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Functional Development of Human Fetal Gastrointestinal Tract

  • Emile Lévy
  • Edgard Delvin
  • Daniel Ménard
  • Jean-François Beaulieu
Protocol
Part of the Methods in Molecular Biology book series (MIMB, volume 550)

Abstract

The morphological development of the gastrointestinal tract (GI), in laboratory animals as well as in humans, has been well described since more than 100 years. However, even though its functional development and regulatory mechanisms are pretty well understood, our knowledge of the human GI functions originated primarily from studies on rat and mouse. Because of clear differences in genetic make up, development rates and sequences, as well as physiological differences, extrapolations of animal data to the human must be made with caution. A reliable organ culture technique in which the morphological as well as physiological parameters are well maintained has been set up. This technique allows studies of basic physiological functions such as gene expression, localization of specific cell markers, numerous digestive enzymatic activities, and lipid and lipoprotein processing. Furthermore, it also permits to determine and characterize the biological actions of potential regulators such as growth factors and hormones. Finally, the establishment of human intestinal epithelial cell lines allows the validation and the characterization of the molecular mechanisms involved in the specific regulatory pathways of the human GI development.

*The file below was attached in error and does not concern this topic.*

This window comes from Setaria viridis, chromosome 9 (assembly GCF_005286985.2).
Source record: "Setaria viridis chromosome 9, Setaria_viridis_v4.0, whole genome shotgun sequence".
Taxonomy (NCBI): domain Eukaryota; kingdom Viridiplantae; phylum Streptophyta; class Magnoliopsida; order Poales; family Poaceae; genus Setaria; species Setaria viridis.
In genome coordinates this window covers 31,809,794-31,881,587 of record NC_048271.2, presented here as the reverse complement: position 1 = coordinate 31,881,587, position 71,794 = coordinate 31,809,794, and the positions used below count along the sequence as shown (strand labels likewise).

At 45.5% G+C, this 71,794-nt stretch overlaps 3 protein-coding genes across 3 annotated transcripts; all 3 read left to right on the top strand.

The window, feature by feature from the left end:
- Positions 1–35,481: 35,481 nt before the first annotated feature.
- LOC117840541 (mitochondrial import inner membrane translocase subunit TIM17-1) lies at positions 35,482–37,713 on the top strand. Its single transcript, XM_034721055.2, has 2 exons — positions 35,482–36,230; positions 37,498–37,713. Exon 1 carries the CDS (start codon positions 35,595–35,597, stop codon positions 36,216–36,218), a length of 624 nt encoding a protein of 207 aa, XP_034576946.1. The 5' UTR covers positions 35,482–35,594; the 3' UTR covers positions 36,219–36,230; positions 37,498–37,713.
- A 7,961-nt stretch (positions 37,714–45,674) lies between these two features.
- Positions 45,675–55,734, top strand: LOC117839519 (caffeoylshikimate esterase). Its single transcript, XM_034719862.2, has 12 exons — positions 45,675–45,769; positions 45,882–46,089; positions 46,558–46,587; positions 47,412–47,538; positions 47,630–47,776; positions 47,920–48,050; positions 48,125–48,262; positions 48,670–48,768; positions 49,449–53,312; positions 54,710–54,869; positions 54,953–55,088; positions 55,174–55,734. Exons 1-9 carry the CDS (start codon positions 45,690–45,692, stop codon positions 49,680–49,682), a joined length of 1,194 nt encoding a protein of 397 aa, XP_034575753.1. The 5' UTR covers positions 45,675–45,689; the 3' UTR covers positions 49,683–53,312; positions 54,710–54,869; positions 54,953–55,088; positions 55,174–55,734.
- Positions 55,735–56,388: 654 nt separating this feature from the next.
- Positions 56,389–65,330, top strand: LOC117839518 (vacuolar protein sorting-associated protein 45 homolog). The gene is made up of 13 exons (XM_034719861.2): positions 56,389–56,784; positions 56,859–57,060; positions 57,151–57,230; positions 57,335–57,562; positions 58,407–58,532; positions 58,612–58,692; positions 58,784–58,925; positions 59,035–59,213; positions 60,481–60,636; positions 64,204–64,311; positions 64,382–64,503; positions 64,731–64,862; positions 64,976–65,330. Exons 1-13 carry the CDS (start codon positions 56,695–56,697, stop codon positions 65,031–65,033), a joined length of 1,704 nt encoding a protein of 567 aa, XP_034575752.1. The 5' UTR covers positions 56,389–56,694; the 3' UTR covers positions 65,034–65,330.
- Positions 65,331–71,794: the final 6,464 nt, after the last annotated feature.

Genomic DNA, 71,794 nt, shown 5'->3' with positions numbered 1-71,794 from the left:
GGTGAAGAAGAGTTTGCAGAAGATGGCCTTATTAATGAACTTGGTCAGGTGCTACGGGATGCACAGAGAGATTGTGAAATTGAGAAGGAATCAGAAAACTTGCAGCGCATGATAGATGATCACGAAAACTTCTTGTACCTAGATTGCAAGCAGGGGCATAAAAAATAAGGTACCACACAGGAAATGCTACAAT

Key words

Enterocytes apolipoproteins EGF HIEC organ culture lipids lipoproteins chylomicron VLDL LDL HDL 

Notes

Acknowledgments

The authors thank Inga C. Teller, Éric Tremblay, and Schohraya Spahis for technical assistance in the writing. This original investigation was supported by grants from the Canadian Institutes of Health Research.

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Copyright information

© Humana Press, a part of Springer Science+Business Media, LLC 2009

Authors and Affiliations

  • Emile Lévy
    • 1
  • Edgard Delvin
    • 1
  • Daniel Ménard
    • 2
  • Jean-François Beaulieu
    • 2
  1. 1.CIHR Team on Digestive Epithelium, Departments of Nutrition and Biochemistry, Centre de recherche, CHU Sainte-JustineUniversity of MontrealMontréalCanada
  2. 2.CIHR Team on Digestive Epithelium, Department of Anatomy and Cell BiologyUniversité de SherbrookeSherbrookeCanada

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